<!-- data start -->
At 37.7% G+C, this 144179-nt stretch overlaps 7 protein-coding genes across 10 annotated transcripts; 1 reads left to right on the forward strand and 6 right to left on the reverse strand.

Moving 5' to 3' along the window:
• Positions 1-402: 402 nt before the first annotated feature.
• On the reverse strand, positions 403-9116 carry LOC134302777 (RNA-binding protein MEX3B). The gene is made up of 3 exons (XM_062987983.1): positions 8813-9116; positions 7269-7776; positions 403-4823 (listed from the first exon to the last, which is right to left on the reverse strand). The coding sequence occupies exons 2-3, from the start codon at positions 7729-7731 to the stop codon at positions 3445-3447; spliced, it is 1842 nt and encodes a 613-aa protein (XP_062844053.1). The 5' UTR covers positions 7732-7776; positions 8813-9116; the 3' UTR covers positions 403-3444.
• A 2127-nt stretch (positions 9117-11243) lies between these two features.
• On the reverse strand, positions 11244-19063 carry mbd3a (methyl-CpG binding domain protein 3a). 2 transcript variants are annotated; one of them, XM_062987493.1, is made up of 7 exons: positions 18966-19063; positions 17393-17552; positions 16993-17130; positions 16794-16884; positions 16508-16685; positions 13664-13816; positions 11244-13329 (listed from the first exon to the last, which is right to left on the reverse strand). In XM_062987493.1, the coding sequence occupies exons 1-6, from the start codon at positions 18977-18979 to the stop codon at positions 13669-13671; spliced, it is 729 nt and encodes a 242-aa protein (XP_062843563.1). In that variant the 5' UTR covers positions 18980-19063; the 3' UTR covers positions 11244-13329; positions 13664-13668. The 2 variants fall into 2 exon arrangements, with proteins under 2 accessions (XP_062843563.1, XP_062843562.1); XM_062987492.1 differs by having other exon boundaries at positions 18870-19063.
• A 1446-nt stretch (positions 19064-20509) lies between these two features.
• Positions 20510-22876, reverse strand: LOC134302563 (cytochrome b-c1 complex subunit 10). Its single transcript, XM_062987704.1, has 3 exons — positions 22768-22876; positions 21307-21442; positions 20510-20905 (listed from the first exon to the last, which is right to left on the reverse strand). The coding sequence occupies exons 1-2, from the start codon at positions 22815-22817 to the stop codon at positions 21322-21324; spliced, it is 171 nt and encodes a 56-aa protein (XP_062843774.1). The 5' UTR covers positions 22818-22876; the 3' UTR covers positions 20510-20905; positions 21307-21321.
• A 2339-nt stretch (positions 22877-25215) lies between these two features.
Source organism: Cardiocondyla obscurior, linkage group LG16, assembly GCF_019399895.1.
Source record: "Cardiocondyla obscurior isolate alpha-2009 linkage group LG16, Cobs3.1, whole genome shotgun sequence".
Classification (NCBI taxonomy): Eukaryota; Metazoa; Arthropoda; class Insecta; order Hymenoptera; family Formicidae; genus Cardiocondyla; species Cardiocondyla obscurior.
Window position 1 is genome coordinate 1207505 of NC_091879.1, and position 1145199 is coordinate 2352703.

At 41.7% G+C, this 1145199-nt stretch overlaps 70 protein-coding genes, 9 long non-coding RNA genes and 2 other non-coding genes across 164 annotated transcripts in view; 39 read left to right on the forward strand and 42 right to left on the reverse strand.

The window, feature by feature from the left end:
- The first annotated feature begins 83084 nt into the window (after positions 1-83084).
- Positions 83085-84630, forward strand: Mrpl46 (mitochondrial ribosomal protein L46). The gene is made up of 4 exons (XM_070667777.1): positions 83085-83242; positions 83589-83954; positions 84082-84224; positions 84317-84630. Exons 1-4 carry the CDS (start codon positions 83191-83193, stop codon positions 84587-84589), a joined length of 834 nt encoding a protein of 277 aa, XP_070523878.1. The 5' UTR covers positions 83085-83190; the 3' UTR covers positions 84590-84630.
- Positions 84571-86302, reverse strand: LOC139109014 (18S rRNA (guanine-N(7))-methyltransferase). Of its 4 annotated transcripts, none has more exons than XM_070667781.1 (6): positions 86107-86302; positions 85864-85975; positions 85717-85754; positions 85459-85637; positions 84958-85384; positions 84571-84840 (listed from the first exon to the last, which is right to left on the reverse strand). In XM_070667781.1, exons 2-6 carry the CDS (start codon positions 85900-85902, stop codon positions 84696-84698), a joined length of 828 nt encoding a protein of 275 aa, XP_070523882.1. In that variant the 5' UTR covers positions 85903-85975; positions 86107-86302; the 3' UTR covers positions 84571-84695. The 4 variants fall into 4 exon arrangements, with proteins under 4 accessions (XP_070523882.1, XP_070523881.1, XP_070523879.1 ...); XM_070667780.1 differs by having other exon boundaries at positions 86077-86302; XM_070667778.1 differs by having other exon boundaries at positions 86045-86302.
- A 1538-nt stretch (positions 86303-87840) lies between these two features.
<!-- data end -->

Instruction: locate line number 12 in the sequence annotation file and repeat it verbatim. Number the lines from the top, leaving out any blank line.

Classification (NCBI taxonomy): Eukaryota; Metazoa; Arthropoda; class Insecta; order Hymenoptera; family Formicidae; genus Cardiocondyla; species Cardiocondyla obscurior.